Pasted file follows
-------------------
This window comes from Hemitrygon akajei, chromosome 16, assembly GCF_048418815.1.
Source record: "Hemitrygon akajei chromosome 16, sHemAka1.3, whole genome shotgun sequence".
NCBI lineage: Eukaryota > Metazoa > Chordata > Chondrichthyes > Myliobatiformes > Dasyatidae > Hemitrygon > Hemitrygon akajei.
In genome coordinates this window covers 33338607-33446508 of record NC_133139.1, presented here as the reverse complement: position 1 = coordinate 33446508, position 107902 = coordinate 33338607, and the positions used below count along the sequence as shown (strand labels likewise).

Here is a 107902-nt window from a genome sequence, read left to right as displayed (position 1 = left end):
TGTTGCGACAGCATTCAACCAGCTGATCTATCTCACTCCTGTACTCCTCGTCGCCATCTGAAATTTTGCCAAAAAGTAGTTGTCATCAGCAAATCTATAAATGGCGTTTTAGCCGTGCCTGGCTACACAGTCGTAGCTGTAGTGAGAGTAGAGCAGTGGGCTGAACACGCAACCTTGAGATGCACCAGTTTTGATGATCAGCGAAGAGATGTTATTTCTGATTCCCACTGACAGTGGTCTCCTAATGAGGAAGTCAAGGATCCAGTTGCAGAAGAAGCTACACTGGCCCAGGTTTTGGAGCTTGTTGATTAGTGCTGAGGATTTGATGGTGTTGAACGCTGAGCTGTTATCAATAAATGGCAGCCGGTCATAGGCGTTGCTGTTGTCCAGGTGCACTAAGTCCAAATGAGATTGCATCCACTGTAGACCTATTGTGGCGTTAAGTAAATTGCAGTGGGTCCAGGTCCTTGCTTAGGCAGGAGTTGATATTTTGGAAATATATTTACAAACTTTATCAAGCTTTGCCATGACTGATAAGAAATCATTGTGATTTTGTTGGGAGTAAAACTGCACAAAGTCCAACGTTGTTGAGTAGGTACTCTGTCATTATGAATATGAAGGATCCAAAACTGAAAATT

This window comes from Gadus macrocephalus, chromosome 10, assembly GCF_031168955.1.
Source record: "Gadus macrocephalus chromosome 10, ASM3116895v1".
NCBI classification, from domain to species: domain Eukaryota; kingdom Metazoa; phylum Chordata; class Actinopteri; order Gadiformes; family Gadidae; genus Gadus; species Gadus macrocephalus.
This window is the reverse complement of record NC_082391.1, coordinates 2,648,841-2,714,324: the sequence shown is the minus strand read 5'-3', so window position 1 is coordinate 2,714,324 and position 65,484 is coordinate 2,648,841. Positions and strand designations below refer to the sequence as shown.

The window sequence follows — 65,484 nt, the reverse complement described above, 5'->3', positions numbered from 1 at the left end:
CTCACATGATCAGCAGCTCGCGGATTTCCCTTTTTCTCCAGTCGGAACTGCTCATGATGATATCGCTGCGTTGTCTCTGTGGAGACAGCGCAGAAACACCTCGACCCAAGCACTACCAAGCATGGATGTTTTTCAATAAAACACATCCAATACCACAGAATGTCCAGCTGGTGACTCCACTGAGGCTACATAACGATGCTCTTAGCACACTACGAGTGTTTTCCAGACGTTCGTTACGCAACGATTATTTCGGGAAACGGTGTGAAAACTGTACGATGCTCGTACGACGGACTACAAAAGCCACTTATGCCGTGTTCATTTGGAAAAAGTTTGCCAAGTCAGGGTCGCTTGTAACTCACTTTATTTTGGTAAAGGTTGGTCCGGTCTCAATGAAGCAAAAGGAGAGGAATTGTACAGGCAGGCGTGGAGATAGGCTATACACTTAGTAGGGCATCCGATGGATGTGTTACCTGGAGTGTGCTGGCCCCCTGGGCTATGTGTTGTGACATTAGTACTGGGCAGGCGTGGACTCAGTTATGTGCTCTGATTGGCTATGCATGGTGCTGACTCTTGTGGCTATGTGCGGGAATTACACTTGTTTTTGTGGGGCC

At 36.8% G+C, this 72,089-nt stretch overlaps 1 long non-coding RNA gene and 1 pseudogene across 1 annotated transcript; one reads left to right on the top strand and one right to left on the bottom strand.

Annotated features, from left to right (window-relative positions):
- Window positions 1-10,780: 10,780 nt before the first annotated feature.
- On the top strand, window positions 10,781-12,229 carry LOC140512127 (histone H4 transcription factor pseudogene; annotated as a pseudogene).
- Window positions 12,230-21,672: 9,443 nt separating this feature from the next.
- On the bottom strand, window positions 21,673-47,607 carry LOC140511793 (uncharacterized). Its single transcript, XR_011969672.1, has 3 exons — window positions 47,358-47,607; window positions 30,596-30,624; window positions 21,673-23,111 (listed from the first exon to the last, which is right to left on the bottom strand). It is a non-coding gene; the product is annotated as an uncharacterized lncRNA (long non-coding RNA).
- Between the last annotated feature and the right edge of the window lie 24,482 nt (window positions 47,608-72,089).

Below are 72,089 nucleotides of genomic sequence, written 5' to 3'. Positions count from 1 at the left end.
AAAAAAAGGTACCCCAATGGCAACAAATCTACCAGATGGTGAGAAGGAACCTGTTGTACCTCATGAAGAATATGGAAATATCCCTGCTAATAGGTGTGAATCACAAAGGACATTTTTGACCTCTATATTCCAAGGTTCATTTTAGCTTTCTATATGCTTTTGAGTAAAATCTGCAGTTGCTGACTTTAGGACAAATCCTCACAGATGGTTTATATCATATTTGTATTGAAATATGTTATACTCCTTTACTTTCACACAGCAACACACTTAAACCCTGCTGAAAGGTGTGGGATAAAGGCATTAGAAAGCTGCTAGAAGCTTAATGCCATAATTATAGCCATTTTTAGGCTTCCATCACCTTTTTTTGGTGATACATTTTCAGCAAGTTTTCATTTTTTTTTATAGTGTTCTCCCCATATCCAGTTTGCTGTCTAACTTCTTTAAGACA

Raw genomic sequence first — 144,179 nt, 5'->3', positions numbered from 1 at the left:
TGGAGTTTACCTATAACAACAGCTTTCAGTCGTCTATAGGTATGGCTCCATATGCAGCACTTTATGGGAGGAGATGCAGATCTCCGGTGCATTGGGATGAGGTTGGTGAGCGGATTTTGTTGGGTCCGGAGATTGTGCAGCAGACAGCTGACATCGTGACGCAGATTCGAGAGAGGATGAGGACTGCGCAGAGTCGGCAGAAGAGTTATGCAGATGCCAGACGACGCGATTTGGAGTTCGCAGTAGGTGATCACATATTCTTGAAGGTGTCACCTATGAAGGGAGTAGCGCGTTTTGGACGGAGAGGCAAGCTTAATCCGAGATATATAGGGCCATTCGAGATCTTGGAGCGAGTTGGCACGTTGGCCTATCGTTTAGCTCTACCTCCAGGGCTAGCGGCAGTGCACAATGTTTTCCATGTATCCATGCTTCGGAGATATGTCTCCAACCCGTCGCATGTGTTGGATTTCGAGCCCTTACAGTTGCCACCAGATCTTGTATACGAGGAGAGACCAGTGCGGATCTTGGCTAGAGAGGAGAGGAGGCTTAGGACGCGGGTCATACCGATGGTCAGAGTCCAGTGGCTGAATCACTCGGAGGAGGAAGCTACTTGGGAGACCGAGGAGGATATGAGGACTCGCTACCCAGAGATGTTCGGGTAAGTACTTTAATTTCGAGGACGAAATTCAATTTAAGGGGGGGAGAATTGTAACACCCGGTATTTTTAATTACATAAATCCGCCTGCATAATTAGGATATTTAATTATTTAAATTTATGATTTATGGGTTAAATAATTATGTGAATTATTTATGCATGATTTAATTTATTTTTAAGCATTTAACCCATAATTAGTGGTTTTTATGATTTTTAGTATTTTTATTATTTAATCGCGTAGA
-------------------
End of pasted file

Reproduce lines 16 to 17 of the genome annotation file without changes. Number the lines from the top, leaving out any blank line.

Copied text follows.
- On the top strand, window positions 10,781-12,229 carry LOC140512127 (histone H4 transcription factor pseudogene; annotated as a pseudogene).
- Window positions 12,230-21,672: 9,443 nt separating this feature from the next.